• Chris, thank you. But I think of that as a good memory. My older sister loved me and protected me. My Dad talked little of his childhood. But I do know his Dad was a very mean man. My Dad left home very young, as did all his brothers. He went home at 16 because his sisters begged him too. They weren’t allowed to go to school without a brother there to protect them. Dad stayed a while, until he said he couldn’t bear it any more, and he left again and joined the navy. Hard to believe fighting in a war was better than being at home. So, I do believe his behavior was learned in childhood.
      The only real memory I have of his Dad is when I was 8 years old. We went to visit. They lived in Texas and we in VA. My granddad told me to “come here”, and I always obeyed adults. he told me to give him my arm, which I also did. He held my arm and held his lit cigar to my forearm. I screamed, mom and dad came running, Dad grabbed me up and asked Mom “how long will it take you to get packed?” She said “I knew where we were, I never unpacked”, and in no time we were gone.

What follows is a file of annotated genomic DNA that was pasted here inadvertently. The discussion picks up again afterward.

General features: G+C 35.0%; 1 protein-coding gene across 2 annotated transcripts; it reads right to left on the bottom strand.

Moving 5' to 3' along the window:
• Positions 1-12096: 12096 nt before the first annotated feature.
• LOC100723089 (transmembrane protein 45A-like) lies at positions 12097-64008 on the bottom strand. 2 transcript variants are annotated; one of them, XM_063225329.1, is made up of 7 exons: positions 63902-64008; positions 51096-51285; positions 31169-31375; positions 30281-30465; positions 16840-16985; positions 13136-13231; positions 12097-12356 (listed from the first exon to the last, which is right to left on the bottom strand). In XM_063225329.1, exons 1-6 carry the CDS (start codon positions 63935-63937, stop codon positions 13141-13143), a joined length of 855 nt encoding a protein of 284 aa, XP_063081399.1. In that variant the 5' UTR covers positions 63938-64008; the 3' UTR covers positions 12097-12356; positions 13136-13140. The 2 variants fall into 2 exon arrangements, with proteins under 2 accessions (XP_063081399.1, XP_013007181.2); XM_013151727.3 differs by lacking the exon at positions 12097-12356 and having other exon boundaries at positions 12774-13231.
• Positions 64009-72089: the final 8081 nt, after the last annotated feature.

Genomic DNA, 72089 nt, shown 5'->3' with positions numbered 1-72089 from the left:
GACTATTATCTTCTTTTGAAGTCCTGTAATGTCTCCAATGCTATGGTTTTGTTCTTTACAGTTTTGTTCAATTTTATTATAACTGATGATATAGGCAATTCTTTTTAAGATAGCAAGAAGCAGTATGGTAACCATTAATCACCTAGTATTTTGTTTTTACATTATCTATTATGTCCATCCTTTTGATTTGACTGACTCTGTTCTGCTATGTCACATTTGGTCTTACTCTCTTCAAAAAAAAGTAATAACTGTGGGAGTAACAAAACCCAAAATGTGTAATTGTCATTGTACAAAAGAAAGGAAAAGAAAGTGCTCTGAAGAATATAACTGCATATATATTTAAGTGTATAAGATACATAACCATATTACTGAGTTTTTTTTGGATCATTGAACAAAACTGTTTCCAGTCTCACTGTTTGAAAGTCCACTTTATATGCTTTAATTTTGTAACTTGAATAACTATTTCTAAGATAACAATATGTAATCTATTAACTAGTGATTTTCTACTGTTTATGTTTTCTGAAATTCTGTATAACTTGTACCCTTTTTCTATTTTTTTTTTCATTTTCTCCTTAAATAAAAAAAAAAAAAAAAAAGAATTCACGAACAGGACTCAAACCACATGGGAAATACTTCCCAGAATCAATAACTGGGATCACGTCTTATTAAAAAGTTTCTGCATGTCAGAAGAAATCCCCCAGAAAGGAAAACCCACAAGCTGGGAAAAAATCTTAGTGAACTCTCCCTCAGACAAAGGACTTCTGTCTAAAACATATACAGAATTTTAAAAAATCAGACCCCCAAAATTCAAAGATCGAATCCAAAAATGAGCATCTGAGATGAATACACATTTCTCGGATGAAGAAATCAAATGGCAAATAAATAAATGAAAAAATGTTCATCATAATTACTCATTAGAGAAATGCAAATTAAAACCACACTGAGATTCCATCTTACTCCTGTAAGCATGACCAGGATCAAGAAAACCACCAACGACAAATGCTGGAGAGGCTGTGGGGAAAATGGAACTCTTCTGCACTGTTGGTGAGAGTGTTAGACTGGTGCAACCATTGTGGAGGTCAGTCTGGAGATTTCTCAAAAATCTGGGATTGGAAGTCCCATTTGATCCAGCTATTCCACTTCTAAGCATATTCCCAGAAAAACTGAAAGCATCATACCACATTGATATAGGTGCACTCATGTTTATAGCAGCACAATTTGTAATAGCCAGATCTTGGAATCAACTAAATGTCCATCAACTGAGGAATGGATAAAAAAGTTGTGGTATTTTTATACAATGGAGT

I didn’t see him again until I was about 19. I only saw him then because I did love my grandma and wanted to see her. I can only imagine what my dad and his 11 brothers and sisters grew up with.

      • Linda
        What Your grandmother and mother must have seen and had to endure.they did in those days ,no escape
        How can people be so cruel
        It s good that your good memories outclass those others